Here’s a little challenge I like to call “The Eurostar Biathlon.”
My journey from London to Amsterdam via Brussels had been easy and relaxing, so I wrongly expected the same for the return.
Tuesday morning I made my way to Amsterdam Central Station in plenty of time for my InterCity train to Brussels. And it’s a good thing, because my caution was the only reason that 40 minutes before my train was scheduled to leave I was already standing at the track. A rail worker came up to me and asked if I was going to Brussels. I confirmed that I was. She told me that my train had been canceled, and I had to take a different train — leaving in five minutes from a different track — to Rotterdam, and from there transfer to Brussels.
No problem, I thought. I carried my heavy luggage (both professional and casual clothes for two weeks in one huge case, a variety of electronics and carry-on necessities in a smaller one) down one set of stairs, rolled them to the stairs leading to the platform for the new train, and carried my luggage back up.
I boarded the train and set out for Rotterdam. A short while later I was in the Rotterdam station, where I met some fellow travelers: a woman from Argentina, also headed to London, a small group of Argentinian students who didn’t speak English, and a man from North Africa who only spoke French and Arabic. We worked out a system whereby I listened for announcements in English. Then I relayed them slowly and clearly to the woman from Argentina, who translated for the students, while I translated for the French speaker.
What we were translating and conveying was the growing delay of the train from Rotterdam to Brussels. At first it was on time. Then 10 minutes late. Then 20. Then 30.
The Eurostar demands check-in 30 minutes in advance, and I only had 1:15 scheduled to connect in Brussels. By the time we left, that had been cut to — at best — 45 minutes. Enough, but barely.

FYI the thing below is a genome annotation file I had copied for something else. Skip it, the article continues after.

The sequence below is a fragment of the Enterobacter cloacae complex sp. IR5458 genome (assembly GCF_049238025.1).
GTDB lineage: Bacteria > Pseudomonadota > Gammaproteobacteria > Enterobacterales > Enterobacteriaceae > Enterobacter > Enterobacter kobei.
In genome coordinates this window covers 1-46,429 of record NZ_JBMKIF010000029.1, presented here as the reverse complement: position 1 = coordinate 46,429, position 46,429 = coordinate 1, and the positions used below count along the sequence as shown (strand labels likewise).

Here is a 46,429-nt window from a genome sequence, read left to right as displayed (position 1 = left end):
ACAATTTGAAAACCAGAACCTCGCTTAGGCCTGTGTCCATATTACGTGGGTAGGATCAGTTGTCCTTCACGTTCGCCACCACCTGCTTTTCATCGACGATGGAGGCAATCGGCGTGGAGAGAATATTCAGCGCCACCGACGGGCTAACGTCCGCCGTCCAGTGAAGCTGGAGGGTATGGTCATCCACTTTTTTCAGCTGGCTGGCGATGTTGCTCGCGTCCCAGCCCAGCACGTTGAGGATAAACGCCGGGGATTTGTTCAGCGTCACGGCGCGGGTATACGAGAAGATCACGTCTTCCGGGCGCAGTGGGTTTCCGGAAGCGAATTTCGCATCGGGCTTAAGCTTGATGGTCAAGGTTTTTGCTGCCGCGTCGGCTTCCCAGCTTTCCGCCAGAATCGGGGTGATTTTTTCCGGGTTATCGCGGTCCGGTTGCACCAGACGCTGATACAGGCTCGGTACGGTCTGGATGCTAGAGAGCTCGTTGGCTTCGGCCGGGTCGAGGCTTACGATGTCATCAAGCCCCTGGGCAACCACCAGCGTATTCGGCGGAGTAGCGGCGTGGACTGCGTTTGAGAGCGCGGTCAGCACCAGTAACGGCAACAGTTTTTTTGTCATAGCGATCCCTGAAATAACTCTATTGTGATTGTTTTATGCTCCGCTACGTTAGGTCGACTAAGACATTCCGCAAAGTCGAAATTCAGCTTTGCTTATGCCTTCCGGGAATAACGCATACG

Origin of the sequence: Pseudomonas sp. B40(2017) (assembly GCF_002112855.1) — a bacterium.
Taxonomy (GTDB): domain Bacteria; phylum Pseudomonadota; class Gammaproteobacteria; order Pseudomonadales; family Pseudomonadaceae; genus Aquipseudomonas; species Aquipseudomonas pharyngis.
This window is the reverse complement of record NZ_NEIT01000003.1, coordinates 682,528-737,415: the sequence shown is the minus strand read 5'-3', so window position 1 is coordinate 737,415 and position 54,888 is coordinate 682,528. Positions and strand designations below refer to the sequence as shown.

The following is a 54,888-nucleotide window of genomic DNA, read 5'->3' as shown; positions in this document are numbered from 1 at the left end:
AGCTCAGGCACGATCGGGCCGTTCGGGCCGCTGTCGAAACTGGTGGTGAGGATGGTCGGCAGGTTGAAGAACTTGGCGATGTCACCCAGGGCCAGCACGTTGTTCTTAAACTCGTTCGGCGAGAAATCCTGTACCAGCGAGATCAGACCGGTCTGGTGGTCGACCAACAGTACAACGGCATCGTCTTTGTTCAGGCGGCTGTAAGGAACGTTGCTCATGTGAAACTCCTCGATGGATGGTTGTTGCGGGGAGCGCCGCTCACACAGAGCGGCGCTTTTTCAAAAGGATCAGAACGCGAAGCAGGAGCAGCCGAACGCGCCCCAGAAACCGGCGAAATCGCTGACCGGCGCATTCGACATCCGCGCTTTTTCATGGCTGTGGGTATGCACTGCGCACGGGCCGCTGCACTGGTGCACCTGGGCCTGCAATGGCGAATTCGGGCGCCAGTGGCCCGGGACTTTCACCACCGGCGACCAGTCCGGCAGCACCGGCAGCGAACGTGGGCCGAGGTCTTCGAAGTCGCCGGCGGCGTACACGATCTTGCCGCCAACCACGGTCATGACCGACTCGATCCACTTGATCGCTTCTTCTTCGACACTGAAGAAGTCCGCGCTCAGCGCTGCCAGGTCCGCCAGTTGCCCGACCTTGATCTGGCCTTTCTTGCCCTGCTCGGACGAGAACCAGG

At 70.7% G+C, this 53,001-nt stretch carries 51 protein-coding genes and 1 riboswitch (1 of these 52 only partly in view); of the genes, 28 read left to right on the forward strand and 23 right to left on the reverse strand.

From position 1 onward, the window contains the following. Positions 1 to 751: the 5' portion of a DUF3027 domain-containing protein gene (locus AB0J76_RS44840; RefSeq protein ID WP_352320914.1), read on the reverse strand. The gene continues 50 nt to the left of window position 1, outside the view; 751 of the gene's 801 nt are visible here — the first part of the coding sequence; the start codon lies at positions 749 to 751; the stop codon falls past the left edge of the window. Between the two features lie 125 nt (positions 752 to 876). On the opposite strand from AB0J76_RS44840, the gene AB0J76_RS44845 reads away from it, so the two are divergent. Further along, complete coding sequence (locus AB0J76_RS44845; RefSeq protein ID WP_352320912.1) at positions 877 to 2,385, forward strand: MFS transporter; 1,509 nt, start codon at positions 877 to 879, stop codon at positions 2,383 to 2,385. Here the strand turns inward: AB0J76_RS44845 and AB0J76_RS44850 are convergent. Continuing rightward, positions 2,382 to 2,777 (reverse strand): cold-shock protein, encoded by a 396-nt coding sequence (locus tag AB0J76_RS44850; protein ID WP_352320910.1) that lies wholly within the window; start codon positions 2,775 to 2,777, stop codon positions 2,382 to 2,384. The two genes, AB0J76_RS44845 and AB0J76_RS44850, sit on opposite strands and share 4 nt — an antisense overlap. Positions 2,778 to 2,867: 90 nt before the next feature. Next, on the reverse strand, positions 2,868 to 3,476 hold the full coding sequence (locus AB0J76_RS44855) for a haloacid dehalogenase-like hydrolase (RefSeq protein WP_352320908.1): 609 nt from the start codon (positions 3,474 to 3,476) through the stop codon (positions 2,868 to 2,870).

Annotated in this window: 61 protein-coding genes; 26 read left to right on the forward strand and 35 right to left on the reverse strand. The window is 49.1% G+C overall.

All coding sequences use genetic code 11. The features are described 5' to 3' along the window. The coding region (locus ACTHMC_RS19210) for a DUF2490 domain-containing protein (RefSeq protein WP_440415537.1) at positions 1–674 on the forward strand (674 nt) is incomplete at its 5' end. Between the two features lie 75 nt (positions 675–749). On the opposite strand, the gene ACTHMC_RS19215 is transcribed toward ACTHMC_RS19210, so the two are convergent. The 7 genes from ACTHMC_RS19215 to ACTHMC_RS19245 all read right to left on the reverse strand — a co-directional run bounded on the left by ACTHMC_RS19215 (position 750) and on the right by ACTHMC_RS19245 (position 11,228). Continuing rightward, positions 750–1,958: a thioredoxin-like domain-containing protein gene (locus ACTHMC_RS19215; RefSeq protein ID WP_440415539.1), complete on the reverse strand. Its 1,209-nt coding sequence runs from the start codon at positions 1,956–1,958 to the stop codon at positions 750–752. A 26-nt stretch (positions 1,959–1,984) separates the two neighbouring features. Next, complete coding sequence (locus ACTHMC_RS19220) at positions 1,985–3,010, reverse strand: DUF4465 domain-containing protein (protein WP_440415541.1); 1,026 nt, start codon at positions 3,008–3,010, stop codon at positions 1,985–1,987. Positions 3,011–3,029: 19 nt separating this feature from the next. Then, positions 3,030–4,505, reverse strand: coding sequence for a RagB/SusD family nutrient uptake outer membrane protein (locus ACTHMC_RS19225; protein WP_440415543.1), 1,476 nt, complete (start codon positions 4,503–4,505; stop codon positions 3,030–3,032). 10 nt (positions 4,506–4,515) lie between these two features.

The train ran slowly, though. Because of our increasing time pressure in Brussels, the woman from Argentina asked a rail worker exactly where we go in Brussels. (Down the stairs, left, then left again, it turns out.)
We rolled into Brussels 29 minutes before the Eurostar was to leave. We would surely miss the 30 minute check-in window, but not by much, if we ran.
As we prepared to leave the train, I had a feeling that we were in the wrong place, because of a vague jet-lagged recollection that the Eurostar doesn’t use the main Brussels station but rather the south one. Unfortunately, I had no way to confirm that, because my ticket only listed “Holland” and “London,” not the all-important stop in the middle. But we had been given very detailed instructions, so I followed the woman from Argentina.
I followed her off the the train and into the wrong station.
It took us only four minutes to confirm that we were in the wrong place, and another five to learn how to get to the right station. Following instructions, we ran to platform 4 and waited for a train. We watched in agony as the train plodded into the station, groaning. But three minutes later we were in Brussels South.
We had less than 15 before the Eurostar left, which is where Stage One of the Eurostar Biathlon begins. I lifted my heavy suitcases and ran down the stairs with them, and then ran with them rolling behind me, carefully weighing the benefits of sprinting against the dual dangers of missing an important sign and getting a heart attack.
I bolted though the Eurostar gate 12 minutes before the train was going to leave.
Then I had to go through security. Coins out of my pockets. Off with the belt. (“I have to take my belt off?” I asked. “Everything goes through,” the officer said, and then added in a rare bit of humor, “belts, coins, grenades, everything.”)
Seven minutes. I might make it, though at this point my belt had been stuffed hastily into my carry-on because I didn’t have time to put it back on.
One final hurdle. British border control. I ran up, handed over my passport and made a show of looking at my watch. “Trains were running late from Amsterdam,” I explained, panting.
“Where’s your landing card?” the border-control agent asked.
“You need a landing card.”
Six minutes. “I don’t have one.”
“You can fill one out over there,” she said, pointing.
This is Stage Two of the Eurostar Biathlon. After sprinting up and down stairs and through corridors with two heavy suitcases, you have to find the fine motor control to write clearly in block letters on a government form.
I wasn’t going to make it. The form needed all sorts of details. My name (which I knew by heart, but, at this point, barely), but also obscure details like the train number and my address in London. There was no way.
“Come back here,” the border-control agent told me. “I’ll help you.”
And she did. She told me what to fill in, where to sign, and then she filled in the rest.
I sped up a platform and boarded the train three minutes before it left.
And that’s how I made it to London in time to teach Tuesday night.
In the end, I don’t know. Is getting help from a British border-control agent during the Eurostar Biathlon cheating?